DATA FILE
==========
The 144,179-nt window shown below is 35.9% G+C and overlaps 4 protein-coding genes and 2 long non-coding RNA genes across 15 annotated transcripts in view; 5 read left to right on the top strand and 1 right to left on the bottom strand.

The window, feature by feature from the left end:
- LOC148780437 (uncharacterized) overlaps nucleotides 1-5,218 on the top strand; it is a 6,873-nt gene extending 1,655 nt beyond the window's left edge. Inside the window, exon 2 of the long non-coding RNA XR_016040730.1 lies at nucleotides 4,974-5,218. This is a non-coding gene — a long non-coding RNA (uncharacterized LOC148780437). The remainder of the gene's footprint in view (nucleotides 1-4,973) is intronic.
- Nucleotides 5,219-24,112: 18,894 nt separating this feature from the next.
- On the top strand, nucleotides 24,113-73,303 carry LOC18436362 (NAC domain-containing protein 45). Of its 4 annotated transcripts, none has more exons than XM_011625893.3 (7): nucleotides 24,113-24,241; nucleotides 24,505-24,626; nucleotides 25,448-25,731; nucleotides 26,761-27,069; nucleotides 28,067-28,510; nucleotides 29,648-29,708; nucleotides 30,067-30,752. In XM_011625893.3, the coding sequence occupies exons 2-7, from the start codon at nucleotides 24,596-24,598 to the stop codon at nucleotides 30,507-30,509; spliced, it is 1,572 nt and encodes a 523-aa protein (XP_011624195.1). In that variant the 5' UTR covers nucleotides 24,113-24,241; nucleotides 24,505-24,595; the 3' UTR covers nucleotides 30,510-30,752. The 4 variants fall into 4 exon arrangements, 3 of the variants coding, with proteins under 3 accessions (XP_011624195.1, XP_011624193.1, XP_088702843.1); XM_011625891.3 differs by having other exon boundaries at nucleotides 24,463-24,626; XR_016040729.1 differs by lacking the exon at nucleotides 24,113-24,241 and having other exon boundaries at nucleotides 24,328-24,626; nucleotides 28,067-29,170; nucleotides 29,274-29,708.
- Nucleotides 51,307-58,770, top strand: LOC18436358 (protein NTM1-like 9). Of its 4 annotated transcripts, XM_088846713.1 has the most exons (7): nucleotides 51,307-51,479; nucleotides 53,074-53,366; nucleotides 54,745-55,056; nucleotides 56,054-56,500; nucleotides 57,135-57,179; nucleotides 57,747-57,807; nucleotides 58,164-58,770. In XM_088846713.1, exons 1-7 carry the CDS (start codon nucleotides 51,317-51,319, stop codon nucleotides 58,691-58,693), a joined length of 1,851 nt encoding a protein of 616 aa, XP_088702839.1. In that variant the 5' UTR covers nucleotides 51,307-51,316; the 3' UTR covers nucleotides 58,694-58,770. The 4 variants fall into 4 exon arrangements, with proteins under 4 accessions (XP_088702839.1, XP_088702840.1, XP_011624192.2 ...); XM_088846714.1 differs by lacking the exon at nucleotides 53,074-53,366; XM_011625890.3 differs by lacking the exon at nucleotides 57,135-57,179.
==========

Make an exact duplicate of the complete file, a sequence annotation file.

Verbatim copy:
The 144,179-nt window shown below is 35.9% G+C and overlaps 4 protein-coding genes and 2 long non-coding RNA genes across 15 annotated transcripts in view; 5 read left to right on the top strand and 1 right to left on the bottom strand.

The window, feature by feature from the left end:
- LOC148780437 (uncharacterized) overlaps nucleotides 1-5,218 on the top strand; it is a 6,873-nt gene extending 1,655 nt beyond the window's left edge. Inside the window, exon 2 of the long non-coding RNA XR_016040730.1 lies at nucleotides 4,974-5,218. This is a non-coding gene — a long non-coding RNA (uncharacterized LOC148780437). The remainder of the gene's footprint in view (nucleotides 1-4,973) is intronic.
- Nucleotides 5,219-24,112: 18,894 nt separating this feature from the next.
- On the top strand, nucleotides 24,113-73,303 carry LOC18436362 (NAC domain-containing protein 45). Of its 4 annotated transcripts, none has more exons than XM_011625893.3 (7): nucleotides 24,113-24,241; nucleotides 24,505-24,626; nucleotides 25,448-25,731; nucleotides 26,761-27,069; nucleotides 28,067-28,510; nucleotides 29,648-29,708; nucleotides 30,067-30,752. In XM_011625893.3, the coding sequence occupies exons 2-7, from the start codon at nucleotides 24,596-24,598 to the stop codon at nucleotides 30,507-30,509; spliced, it is 1,572 nt and encodes a 523-aa protein (XP_011624195.1). In that variant the 5' UTR covers nucleotides 24,113-24,241; nucleotides 24,505-24,595; the 3' UTR covers nucleotides 30,510-30,752. The 4 variants fall into 4 exon arrangements, 3 of the variants coding, with proteins under 3 accessions (XP_011624195.1, XP_011624193.1, XP_088702843.1); XM_011625891.3 differs by having other exon boundaries at nucleotides 24,463-24,626; XR_016040729.1 differs by lacking the exon at nucleotides 24,113-24,241 and having other exon boundaries at nucleotides 24,328-24,626; nucleotides 28,067-29,170; nucleotides 29,274-29,708.
- Nucleotides 51,307-58,770, top strand: LOC18436358 (protein NTM1-like 9). Of its 4 annotated transcripts, XM_088846713.1 has the most exons (7): nucleotides 51,307-51,479; nucleotides 53,074-53,366; nucleotides 54,745-55,056; nucleotides 56,054-56,500; nucleotides 57,135-57,179; nucleotides 57,747-57,807; nucleotides 58,164-58,770. In XM_088846713.1, exons 1-7 carry the CDS (start codon nucleotides 51,317-51,319, stop codon nucleotides 58,691-58,693), a joined length of 1,851 nt encoding a protein of 616 aa, XP_088702839.1. In that variant the 5' UTR covers nucleotides 51,307-51,316; the 3' UTR covers nucleotides 58,694-58,770. The 4 variants fall into 4 exon arrangements, with proteins under 4 accessions (XP_088702839.1, XP_088702840.1, XP_011624192.2 ...); XM_088846714.1 differs by lacking the exon at nucleotides 53,074-53,366; XM_011625890.3 differs by lacking the exon at nucleotides 57,135-57,179.